The City has dangled the promise of affordable housing in SoHo/NoHo/Chinatown before the public to give a progressive veneer to the massive handout that De Blasio’s upzoning plan makes available to developers, and to draw attention away from the likely demolition of existing affordable housing that this will effect. These promises, however, are unlikely to ever materialize. Here, we explain why.
Where do the promised affordable units come from?
De Blasio’s plan “requires” an affordable housing set-aside on any residential development of more than 12,500 sq ft. The City arrives at its housing projection by assuming that almost all new construction in the rezoning area will consist of residential development with 25%-30% affordable units on site. Given, however, the various loopholes and exemptions made available by the plan, this assumption is almost certainly wrong.
Projects of between 12,500 and 25,000 sq ft
The affordable housing requirement for projects with between 12,500 and 25,000 sq ft of residential floor space gives developers two options: the on-site development of affordable housing or a contribution into an MIH Affordable Housing Fund. The City argues that all developers will choose to develop the affordable housing on site, because, historically, no MIH project developer has ever opted to pay into MIH Housing Fund instead. The grounds for this past trend, however, do not apply to SoHo/NoHo/Chinatown, and there is every reason to believe that developers in these neighborhoods will overwhelmingly choose to pay into the fund rather than develop affordable housing locally.
Until now, MIH projects have been located in neighborhoods with weak housing markets. As a result, the vast majority of MIH projects (57 out of the 67 completed or under construction as of January 6, 2020) lack any market units at all and depend for their viability on substantial city, state, and federal subsidies. Absent the possibility of profits from market units, there is no logical reason to avoid meeting the affordable housing requirement on site.
In projects with market units, those apartments hardly command higher rents than their affordable counterparts. This limits the advantage of paying into the housing fund so as to make possible the development of market units in the place of on-site affordable ones. Consider the example of the MIH Project at 2178 Bergen Street in Ocean Hill, Brooklyn. Market 2BR units for this project have been listed for an average of $2,193. By comparison, its most expensive “affordable” 2BR units rent for $2,400.
Needless to say, the market conditions in SoHo/NoHo are far different. Listings for 2BR in new buildings within the rezoning area have been averaging $14,196. Given those rates, developers will gladly pay into the fund in order to meet the MIH requirement without having to sacrifice extremely valuable market rate development to do so. Finally, this payment is unlikely to ever go towards the production of local affordable housing, because of the lack of available public development sites within the rezoning area.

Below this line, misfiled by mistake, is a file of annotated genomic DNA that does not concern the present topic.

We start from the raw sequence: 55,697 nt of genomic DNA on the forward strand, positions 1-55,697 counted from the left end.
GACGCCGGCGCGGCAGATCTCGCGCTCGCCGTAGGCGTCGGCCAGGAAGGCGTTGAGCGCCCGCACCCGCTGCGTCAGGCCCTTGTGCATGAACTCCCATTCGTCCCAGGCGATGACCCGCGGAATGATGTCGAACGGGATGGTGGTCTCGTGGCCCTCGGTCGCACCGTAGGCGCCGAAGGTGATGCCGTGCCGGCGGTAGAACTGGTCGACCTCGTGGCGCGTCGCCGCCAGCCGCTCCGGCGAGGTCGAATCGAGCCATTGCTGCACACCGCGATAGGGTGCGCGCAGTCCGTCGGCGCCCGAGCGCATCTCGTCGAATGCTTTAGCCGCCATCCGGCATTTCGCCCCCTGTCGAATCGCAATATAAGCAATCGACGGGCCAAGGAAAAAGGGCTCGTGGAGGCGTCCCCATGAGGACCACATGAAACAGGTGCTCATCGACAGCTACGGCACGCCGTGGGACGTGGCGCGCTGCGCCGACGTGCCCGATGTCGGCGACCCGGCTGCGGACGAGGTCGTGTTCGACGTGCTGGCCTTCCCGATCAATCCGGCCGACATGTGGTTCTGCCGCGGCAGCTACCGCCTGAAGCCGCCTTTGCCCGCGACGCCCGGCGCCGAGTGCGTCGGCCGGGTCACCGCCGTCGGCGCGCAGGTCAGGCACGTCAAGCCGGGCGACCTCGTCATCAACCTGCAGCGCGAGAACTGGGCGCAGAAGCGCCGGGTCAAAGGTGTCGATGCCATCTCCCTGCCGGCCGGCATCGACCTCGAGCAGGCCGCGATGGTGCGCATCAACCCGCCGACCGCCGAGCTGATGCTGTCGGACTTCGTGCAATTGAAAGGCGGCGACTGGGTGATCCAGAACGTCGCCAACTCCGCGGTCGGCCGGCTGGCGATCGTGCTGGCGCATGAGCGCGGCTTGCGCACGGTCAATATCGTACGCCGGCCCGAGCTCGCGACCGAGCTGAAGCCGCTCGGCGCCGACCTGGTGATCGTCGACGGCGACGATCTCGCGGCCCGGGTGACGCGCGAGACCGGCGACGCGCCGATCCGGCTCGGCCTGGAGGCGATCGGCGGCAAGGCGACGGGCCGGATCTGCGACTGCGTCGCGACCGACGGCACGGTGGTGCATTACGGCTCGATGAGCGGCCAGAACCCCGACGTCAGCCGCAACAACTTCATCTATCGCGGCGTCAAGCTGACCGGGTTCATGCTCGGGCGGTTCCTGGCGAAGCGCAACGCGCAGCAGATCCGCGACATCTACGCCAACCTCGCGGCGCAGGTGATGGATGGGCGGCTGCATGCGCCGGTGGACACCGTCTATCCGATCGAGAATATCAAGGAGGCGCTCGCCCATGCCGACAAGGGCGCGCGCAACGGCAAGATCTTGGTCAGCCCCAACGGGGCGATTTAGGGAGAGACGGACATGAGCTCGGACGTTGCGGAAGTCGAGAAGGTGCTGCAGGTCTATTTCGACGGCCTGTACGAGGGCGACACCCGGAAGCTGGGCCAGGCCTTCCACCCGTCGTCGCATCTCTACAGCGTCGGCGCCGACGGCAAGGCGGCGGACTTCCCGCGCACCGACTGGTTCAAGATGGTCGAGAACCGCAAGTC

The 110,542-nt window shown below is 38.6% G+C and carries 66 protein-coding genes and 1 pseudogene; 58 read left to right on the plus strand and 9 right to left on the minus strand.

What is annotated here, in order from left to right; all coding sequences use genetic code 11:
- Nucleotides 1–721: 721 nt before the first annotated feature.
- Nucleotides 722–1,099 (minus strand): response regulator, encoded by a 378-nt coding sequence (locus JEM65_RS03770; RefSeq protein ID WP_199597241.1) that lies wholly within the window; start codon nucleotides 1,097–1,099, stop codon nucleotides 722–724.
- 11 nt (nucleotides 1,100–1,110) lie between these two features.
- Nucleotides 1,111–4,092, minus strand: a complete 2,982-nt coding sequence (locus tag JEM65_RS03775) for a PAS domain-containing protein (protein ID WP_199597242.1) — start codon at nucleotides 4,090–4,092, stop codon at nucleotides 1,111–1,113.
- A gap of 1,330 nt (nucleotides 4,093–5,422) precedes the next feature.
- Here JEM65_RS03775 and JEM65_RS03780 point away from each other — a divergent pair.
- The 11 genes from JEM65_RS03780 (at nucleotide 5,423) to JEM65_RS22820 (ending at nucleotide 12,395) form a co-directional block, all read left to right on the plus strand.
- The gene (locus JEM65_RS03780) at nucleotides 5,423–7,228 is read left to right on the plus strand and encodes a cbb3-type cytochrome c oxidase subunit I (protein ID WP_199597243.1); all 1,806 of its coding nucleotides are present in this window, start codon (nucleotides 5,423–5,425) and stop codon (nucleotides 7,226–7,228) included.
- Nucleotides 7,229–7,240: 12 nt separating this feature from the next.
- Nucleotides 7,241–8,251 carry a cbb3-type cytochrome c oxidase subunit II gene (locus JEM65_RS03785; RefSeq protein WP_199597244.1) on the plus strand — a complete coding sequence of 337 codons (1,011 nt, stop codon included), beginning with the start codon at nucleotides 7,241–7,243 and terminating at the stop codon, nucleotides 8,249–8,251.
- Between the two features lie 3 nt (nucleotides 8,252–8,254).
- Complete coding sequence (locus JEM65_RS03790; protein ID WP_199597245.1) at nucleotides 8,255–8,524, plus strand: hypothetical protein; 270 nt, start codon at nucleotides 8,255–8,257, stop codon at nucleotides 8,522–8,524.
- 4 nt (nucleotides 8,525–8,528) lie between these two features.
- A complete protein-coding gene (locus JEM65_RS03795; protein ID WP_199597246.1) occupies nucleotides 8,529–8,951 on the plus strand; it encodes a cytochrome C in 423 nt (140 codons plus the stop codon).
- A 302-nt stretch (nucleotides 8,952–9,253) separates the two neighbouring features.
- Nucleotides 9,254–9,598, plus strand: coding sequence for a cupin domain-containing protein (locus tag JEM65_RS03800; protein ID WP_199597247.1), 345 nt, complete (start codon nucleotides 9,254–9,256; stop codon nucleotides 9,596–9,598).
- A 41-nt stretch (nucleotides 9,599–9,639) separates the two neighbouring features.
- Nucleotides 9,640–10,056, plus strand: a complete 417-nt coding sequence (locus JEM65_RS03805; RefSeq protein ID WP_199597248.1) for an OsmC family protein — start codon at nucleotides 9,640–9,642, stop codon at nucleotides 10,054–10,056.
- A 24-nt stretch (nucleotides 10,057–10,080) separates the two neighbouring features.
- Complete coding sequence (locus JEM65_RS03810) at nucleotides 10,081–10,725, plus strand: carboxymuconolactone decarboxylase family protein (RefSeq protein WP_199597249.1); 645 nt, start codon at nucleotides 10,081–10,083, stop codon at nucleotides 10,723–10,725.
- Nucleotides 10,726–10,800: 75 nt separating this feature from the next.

Projects of 25,000 sq ft or larger
Projects with 25,000 sq ft or more residential floorspace must meet the affordable housing requirement on-site and cannot fulfill this obligation with a housing fund payment. The requirement, however, is only triggered by 25,000 sq ft of residential development, and not by other profitable uses allowable under the rezoning at that size or larger, such as hotels, office space, retail, and dorms. This creates an incentive for developers to favor projects that combine non-residential with residential uses that stay below the 25,000 sq ft threshold. One of the projected affordable housing development sites, 410 Lafayette Street, offers an apt example.
The following are two development scenarios allowable under the plan.
a) 53,436 sq ft of commercial space with 25,000 sq ft of luxury residential for a total of 78,436 sq ft of 100% market-rate development.
b) 60,472 sq feet of luxury residential uses with 25,916 square feet of affordable housing
The first scenario results in far more market-rate space for the developer and allows the developer to devote top and bottom floors to their more valuable respective uses, luxury residential and commercial. The second scenario, by contrast, forces the developer to sacrifice 30% of valuable real estate to affordable housing development. Under such circumstances, developers will typically opt for the first option, thus ensuring that large projects will result in little if any local affordable housing.
Given the structure of de Blasio’s rezoning plan, the City’s fantastical affordable housing projections should be closer to zero than to the approximately 900 units but forward by city officials (more than half of which the city itself admits are unlikely to ever be built, if you read the fine print). More realistically, it should be a negative number in order account for existing affordable housing likely to be demolished on account of the plan.
To learn more about the problems with the plan, go here.
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